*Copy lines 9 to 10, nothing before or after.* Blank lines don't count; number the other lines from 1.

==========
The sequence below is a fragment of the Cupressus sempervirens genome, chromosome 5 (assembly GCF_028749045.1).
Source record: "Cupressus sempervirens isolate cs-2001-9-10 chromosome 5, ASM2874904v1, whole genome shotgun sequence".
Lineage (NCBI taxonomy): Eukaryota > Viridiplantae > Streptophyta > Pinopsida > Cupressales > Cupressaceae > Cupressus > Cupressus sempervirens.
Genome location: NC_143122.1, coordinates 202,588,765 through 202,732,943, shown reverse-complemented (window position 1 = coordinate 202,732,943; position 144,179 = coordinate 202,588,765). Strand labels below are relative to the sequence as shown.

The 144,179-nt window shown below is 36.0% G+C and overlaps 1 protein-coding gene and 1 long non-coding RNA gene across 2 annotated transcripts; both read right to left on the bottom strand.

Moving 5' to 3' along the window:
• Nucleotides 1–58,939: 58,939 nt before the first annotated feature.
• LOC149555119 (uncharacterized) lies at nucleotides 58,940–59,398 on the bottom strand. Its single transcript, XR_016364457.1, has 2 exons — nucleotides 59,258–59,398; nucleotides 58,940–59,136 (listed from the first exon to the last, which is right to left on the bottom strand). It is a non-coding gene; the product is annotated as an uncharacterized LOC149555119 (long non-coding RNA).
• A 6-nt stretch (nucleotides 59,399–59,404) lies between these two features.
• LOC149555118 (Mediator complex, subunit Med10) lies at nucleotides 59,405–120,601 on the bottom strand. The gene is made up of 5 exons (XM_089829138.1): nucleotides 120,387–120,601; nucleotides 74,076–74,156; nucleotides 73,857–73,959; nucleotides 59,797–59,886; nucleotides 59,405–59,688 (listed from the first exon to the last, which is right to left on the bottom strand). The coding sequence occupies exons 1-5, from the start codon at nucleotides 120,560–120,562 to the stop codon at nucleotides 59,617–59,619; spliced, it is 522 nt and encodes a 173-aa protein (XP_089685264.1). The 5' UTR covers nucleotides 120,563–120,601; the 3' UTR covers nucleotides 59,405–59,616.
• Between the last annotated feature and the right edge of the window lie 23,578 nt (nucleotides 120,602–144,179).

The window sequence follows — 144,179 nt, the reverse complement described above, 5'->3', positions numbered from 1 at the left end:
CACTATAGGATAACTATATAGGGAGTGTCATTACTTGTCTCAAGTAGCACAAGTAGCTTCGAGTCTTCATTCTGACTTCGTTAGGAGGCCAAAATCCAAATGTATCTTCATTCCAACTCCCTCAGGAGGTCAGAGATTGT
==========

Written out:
• A 6-nt stretch (nucleotides 59,399–59,404) lies between these two features.
• LOC149555118 (Mediator complex, subunit Med10) lies at nucleotides 59,405–120,601 on the bottom strand. The gene is made up of 5 exons (XM_089829138.1): nucleotides 120,387–120,601; nucleotides 74,076–74,156; nucleotides 73,857–73,959; nucleotides 59,797–59,886; nucleotides 59,405–59,688 (listed from the first exon to the last, which is right to left on the bottom strand). The coding sequence occupies exons 1-5, from the start codon at nucleotides 120,560–120,562 to the stop codon at nucleotides 59,617–59,619; spliced, it is 522 nt and encodes a 173-aa protein (XP_089685264.1). The 5' UTR covers nucleotides 120,563–120,601; the 3' UTR covers nucleotides 59,405–59,616.